[alsa-devel] [RFC PATCH 0/3] If an IRQ is a GPIO, request and configure it

Russell King - ARM Linux linux at arm.linux.org.uk
Fri Aug 5 21:15:04 CEST 2011

On Fri, Aug 05, 2011 at 08:43:20AM -0700, Stephen Warren wrote:
> Russell King - ARM Linux wrote at Friday, August 05, 2011 3:40 AM:
> > On Thu, Aug 04, 2011 at 05:00:17PM -0600, Stephen Warren wrote:
> > > In http://www.spinics.net/lists/linux-tegra/msg01731.html, Mark Brown
> > > pointed out that it was a little silly forcing every board or driver
> > > to gpio_request() a GPIO that is later converted to an IRQ, and passed
> > > to request_irq. The first patch in this series instead makes the core
> > > IRQ code perform these calls when appropriate, to avoid duplicating it
> > > everywhere.
> > 
> > Trying to go from IRQ to GPIO is not a good idea - most of the
> > IRQ <-> GPIO macros we have today are just plain broken.  Many of them
> > just add or subtract a constant, which means non-GPIO IRQs have an
> > apparant GPIO number too.  Couple this with the fact that all positive
> > GPIO numbers are valid, and this is a recipe for wrong GPIOs getting
> > used and GPIOs being requested for non-GPIO IRQs.
> > 
> > I think this was also discussed in the past, and the conclusion was that
> > IRQs should be kept separate from GPIOs.  Maybe views have changed since
> > then...
> > 
> > However, if we do want to do this, then it would be much better to provide
> > a new API for requesting GPIO IRQs, eg:
> > 
> > gpio_request_irq()
> > 
> > which would wrap around request_threaded_irq(), takes a GPIO number,
> > does the GPIO->IRQ conversion internally, and whatever GPIO setup is
> > required.  Something like this:
> With that approach, drivers need to explicitly know whether they're
> passed a GPIO or an IRQ, and do something different, or they need to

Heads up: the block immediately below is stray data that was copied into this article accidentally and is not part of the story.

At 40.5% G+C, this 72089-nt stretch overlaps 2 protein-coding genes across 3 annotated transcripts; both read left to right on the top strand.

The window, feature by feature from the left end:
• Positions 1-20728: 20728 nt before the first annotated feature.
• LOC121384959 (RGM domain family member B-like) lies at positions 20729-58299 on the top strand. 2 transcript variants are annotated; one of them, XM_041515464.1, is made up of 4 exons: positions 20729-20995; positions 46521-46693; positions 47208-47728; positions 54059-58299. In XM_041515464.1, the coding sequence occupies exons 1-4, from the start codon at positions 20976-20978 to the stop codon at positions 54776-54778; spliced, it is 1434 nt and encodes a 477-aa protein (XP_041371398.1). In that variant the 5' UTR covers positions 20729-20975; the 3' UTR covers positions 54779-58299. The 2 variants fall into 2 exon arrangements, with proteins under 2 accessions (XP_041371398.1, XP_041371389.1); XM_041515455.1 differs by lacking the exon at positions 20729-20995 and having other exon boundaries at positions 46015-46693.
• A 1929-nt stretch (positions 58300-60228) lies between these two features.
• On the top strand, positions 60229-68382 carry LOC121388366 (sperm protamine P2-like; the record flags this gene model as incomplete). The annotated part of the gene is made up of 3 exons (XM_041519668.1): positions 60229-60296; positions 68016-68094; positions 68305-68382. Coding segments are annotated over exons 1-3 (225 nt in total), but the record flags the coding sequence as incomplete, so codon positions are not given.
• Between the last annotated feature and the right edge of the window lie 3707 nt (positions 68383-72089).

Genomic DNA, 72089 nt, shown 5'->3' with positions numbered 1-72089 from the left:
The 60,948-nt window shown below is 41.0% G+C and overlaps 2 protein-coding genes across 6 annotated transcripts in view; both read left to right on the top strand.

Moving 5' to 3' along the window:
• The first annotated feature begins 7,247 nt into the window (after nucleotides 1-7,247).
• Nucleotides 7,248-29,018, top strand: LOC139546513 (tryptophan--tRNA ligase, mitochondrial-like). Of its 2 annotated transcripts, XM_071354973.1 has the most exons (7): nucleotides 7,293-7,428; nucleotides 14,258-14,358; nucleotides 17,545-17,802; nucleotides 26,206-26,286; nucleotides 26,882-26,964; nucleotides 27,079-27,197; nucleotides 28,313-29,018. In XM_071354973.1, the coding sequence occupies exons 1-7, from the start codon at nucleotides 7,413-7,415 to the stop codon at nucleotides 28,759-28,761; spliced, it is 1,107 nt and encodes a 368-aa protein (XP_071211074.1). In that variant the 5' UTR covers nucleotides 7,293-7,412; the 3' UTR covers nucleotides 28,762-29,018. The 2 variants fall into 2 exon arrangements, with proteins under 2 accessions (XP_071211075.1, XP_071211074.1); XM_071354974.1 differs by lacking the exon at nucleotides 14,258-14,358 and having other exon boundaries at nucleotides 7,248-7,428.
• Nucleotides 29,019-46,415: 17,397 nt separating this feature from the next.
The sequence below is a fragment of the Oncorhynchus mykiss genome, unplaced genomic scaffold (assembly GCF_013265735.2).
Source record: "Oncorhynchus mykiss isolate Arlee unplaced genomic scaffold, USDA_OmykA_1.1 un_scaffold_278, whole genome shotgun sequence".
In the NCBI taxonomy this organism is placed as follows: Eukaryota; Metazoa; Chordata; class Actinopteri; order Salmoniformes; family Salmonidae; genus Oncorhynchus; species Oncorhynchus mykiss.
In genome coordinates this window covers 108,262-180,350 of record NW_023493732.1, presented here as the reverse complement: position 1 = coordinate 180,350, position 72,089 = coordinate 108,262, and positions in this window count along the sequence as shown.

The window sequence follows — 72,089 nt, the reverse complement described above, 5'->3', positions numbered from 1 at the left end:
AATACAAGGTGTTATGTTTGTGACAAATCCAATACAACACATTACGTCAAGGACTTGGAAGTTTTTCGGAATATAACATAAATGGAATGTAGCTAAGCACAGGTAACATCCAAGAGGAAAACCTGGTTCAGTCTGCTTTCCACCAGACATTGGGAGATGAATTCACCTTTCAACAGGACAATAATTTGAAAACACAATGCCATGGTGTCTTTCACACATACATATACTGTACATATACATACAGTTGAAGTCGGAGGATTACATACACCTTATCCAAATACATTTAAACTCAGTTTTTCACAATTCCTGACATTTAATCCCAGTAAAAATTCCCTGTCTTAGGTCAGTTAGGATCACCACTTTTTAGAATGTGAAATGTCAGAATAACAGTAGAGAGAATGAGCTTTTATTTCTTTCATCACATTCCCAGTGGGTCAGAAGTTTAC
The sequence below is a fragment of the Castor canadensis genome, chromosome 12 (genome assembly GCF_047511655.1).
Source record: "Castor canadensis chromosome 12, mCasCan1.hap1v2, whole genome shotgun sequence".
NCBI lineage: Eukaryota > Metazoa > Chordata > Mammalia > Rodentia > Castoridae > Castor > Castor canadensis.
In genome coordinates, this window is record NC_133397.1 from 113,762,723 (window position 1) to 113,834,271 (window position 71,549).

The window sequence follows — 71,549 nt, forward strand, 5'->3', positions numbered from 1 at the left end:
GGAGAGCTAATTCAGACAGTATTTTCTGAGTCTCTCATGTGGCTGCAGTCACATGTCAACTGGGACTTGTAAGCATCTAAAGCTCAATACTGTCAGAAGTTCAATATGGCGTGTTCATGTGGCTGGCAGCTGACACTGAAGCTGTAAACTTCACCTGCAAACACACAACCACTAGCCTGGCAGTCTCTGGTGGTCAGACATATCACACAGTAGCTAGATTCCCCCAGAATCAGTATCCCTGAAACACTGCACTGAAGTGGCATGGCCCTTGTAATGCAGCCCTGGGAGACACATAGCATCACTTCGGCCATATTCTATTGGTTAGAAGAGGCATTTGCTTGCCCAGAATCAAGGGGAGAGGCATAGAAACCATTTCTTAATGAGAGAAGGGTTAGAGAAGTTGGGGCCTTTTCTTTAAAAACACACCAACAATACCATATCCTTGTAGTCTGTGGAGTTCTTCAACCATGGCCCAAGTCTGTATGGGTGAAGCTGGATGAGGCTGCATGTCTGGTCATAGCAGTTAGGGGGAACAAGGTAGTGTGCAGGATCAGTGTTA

> choose to only accept a GPIO or IRQ.

You completely missed the biggest reason why your approach is broken.

+               gpio = irq_to_gpio(irq);
+               if (gpio_is_valid(gpio))

Let's look at the code:

#define ARCH_NR_GPIOS           256

static inline bool gpio_is_valid(int number)
        return number >= 0 && number < ARCH_NR_GPIOS;

Now, let's take AT91:

#define irq_to_gpio(irq)  (irq)

This doesn't define ARCH_NR_GPIOS, so it gets the default 256.  Now lets
take a random selection of the AT91 interrupt numbers:

#define AT91RM9200_ID_US3       9       /* USART 3 */
#define AT91RM9200_ID_MCI       10      /* Multimedia Card Interface */
#define AT91RM9200_ID_UDP       11      /* USB Device Port */
#define AT91RM9200_ID_TWI       12      /* Two-Wire Interface */
#define AT91RM9200_ID_SPI       13      /* Serial Peripheral Interface */
#define AT91RM9200_ID_SSC0      14      /* Serial Synchronous Controller 0 */
#define AT91RM9200_ID_SSC1      15      /* Serial Synchronous Controller 1 */

None of these are GPIOs.  Yet gpio_is_valid(irq_to_gpio(AT91RM9200_ID_TWI))
is true.

That's the problem - it's undefined whether gpio_is_valid(irq_to_gpio(irq))
returns true or false for any particular interrupt.  There's no multiplexing
through gpiolib for the IRQ-to-GPIO mapping either, so it doesn't work for
off-SoC GPIOs.

So, you can't reliably go from interrupt numbers to GPIO numbers - it's
just not supported.  So to throw this into the IRQ layer is just going to
end up breaking a hell of a lot of platforms.

Now, stack on top of that a discussion at the Linaro Connect conference
this week where we discussed getting rid of IRQ numbers entirely, and
our desire to kill off irq_to_gpio() and I think it makes this approach
a non-starter.

> So it seems like, as was mentioned elsewhere in this thread, the upshot of
> this conversation is that interrupt chip drivers should do this internally,
> both to avoid requiring a general irq_to_gpio function, and because calling
> gpio_direction_input for GPIOs-used-as-IRQs isn't appropriate for all
> hardware.

That would be more appropriate, because the IRQ chip stuff at least knows
if there's a GPIO associated with it.

There's still the unanswered question whether we even want the IRQ layer
to do this kind of stuff, and the previous decision on that I believe was
in the negative.  So I think Thomas needs to respond to that point first.

More information about the Alsa-devel mailing list